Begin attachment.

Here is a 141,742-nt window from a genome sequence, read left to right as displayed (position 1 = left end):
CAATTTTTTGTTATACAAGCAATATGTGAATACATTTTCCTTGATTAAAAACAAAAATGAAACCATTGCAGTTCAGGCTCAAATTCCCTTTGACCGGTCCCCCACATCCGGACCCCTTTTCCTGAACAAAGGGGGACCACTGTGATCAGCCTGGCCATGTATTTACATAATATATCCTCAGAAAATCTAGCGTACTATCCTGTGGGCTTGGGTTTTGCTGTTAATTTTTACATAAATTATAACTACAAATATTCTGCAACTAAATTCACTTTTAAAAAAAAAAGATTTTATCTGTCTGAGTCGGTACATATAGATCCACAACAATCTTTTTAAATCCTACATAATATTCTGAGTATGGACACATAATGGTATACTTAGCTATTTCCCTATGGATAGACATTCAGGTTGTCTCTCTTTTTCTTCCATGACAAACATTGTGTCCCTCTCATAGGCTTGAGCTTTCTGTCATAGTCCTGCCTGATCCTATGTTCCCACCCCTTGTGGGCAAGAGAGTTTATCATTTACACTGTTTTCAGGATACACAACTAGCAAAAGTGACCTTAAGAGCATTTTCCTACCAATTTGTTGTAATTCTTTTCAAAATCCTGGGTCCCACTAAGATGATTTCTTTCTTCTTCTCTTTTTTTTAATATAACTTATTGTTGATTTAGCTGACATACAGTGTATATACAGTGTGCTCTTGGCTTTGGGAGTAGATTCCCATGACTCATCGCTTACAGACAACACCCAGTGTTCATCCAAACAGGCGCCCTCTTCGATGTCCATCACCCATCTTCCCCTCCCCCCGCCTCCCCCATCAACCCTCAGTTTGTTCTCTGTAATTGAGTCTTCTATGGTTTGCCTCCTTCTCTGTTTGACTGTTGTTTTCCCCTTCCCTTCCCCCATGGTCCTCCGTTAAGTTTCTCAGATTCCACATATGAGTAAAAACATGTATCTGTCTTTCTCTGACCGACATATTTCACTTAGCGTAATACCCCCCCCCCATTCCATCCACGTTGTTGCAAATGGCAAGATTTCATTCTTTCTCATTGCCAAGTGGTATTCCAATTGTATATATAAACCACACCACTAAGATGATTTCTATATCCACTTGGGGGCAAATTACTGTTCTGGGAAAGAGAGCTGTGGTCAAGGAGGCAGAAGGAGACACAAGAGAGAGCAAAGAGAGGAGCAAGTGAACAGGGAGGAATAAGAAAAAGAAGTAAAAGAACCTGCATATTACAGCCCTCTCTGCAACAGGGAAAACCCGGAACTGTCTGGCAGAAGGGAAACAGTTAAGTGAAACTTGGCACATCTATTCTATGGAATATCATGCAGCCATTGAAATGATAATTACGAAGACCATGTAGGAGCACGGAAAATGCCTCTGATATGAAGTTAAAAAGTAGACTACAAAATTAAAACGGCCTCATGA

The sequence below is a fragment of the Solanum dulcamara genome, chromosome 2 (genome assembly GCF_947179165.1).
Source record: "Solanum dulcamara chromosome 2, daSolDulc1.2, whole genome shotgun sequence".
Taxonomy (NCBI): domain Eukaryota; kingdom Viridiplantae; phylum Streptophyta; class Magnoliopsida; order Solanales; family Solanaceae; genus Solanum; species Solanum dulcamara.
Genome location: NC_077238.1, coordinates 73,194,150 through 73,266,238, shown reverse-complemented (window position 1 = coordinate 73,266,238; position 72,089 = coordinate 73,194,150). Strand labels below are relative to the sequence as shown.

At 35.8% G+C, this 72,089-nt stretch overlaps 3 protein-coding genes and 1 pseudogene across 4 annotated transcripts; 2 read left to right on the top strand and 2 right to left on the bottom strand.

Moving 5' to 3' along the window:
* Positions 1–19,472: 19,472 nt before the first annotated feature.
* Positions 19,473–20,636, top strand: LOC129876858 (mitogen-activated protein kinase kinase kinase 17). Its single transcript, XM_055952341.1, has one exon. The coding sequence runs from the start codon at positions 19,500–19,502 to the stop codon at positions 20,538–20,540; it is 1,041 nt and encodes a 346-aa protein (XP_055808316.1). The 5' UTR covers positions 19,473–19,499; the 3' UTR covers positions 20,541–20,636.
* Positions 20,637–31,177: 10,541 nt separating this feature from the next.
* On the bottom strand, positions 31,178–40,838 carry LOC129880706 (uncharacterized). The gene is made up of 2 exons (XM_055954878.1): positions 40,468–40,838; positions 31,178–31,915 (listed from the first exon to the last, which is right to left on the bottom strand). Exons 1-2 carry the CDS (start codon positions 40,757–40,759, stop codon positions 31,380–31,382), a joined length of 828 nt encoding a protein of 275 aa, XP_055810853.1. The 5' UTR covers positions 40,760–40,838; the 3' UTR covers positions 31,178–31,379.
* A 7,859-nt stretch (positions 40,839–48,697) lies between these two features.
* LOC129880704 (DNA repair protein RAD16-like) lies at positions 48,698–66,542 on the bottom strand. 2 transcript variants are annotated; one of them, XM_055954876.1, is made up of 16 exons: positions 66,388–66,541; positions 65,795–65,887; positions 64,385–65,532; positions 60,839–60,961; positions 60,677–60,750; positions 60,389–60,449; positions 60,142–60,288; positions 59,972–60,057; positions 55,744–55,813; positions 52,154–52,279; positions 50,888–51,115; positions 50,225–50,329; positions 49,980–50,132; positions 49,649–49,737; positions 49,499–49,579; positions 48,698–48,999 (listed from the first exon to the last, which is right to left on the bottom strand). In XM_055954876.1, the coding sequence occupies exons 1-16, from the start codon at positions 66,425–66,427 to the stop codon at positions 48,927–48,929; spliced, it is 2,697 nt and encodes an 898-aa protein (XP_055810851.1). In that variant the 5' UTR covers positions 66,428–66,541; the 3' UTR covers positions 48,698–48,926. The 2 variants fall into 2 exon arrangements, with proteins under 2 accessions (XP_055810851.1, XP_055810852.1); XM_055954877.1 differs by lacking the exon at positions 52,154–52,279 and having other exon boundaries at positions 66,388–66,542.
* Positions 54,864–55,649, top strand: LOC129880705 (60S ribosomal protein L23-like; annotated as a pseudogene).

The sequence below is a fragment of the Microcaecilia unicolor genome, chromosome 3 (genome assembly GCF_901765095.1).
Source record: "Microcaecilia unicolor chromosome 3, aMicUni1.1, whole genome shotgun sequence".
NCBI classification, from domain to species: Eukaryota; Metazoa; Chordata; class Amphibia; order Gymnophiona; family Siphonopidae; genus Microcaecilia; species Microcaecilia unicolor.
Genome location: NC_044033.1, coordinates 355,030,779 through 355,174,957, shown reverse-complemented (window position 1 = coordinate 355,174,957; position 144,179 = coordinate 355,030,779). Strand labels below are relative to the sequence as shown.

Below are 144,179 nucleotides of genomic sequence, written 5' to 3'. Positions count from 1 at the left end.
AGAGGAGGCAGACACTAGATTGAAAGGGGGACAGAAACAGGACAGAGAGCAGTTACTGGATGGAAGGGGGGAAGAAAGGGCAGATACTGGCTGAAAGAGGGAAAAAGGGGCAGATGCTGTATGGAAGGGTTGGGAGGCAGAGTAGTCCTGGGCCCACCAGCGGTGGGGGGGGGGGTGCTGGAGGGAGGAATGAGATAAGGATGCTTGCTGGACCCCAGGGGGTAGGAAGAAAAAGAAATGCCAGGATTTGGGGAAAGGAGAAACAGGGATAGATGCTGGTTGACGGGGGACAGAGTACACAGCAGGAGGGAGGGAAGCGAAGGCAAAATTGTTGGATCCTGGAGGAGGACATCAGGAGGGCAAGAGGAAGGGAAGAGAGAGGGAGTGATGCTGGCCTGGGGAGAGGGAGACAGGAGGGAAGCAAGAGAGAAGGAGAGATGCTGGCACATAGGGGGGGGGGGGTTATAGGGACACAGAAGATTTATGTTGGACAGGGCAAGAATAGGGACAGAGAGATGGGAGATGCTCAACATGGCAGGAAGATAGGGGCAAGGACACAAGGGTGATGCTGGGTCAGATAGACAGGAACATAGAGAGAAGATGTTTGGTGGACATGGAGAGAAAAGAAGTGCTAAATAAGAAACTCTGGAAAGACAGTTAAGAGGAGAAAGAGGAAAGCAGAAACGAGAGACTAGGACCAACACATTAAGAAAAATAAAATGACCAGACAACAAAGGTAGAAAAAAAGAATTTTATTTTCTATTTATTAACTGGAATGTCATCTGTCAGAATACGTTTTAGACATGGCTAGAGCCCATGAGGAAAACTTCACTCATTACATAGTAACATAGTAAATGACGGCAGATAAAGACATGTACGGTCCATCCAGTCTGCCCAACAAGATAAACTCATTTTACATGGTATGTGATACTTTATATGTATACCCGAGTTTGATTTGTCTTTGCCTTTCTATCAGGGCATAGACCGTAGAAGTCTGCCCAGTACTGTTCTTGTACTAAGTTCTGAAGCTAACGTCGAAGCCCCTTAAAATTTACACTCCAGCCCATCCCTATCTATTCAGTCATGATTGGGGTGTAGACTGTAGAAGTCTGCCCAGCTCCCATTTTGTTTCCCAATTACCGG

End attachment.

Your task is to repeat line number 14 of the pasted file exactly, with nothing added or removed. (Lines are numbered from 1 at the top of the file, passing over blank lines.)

* LOC129880704 (DNA repair protein RAD16-like) lies at positions 48,698–66,542 on the bottom strand. 2 transcript variants are annotated; one of them, XM_055954876.1, is made up of 16 exons: positions 66,388–66,541; positions 65,795–65,887; positions 64,385–65,532; positions 60,839–60,961; positions 60,677–60,750; positions 60,389–60,449; positions 60,142–60,288; positions 59,972–60,057; positions 55,744–55,813; positions 52,154–52,279; positions 50,888–51,115; positions 50,225–50,329; positions 49,980–50,132; positions 49,649–49,737; positions 49,499–49,579; positions 48,698–48,999 (listed from the first exon to the last, which is right to left on the bottom strand). In XM_055954876.1, the coding sequence occupies exons 1-16, from the start codon at positions 66,425–66,427 to the stop codon at positions 48,927–48,929; spliced, it is 2,697 nt and encodes an 898-aa protein (XP_055810851.1). In that variant the 5' UTR covers positions 66,428–66,541; the 3' UTR covers positions 48,698–48,926. The 2 variants fall into 2 exon arrangements, with proteins under 2 accessions (XP_055810851.1, XP_055810852.1); XM_055954877.1 differs by lacking the exon at positions 52,154–52,279 and having other exon boundaries at positions 66,388–66,542.